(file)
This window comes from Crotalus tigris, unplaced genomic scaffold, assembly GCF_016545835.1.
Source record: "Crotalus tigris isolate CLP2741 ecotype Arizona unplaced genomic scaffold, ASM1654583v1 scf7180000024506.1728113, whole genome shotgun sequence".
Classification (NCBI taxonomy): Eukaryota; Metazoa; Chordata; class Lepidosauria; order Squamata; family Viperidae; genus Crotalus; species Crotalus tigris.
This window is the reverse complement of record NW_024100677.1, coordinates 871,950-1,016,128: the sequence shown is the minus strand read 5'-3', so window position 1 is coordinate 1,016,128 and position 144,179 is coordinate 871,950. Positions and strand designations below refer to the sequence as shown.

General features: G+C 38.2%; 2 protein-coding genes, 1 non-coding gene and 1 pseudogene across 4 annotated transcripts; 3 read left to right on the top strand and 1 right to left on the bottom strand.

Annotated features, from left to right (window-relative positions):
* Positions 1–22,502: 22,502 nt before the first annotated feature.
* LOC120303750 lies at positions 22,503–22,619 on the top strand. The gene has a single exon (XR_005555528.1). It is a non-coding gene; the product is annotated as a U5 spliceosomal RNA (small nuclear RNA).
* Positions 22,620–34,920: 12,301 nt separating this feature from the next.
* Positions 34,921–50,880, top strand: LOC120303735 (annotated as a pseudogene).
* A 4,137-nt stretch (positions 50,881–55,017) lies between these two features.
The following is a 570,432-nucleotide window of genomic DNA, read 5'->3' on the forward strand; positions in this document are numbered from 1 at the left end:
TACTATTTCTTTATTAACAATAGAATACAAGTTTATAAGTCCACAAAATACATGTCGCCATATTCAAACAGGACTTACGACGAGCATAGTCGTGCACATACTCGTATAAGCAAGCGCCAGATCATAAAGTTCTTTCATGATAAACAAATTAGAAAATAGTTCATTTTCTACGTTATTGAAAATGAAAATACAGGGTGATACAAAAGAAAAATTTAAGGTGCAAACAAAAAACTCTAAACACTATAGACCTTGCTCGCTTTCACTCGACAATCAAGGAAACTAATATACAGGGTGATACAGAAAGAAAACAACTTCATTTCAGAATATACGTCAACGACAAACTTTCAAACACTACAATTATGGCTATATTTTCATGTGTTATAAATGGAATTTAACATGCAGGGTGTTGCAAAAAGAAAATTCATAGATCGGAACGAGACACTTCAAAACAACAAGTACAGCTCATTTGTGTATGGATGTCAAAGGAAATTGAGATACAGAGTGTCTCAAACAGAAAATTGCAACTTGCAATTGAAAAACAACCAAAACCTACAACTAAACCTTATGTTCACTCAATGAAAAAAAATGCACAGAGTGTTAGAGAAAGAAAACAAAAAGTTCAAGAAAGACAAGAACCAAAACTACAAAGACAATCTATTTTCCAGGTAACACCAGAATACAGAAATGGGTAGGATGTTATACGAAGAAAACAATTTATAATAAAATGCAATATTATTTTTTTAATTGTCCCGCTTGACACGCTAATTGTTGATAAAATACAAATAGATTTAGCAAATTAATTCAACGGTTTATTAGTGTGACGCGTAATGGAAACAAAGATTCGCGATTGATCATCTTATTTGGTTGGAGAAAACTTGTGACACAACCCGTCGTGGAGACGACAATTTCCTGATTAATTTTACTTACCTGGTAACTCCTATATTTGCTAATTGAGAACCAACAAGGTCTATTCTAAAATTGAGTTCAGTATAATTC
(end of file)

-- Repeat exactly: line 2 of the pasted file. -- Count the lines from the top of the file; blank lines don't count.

Source record: "Crotalus tigris isolate CLP2741 ecotype Arizona unplaced genomic scaffold, ASM1654583v1 scf7180000024506.1728113, whole genome shotgun sequence".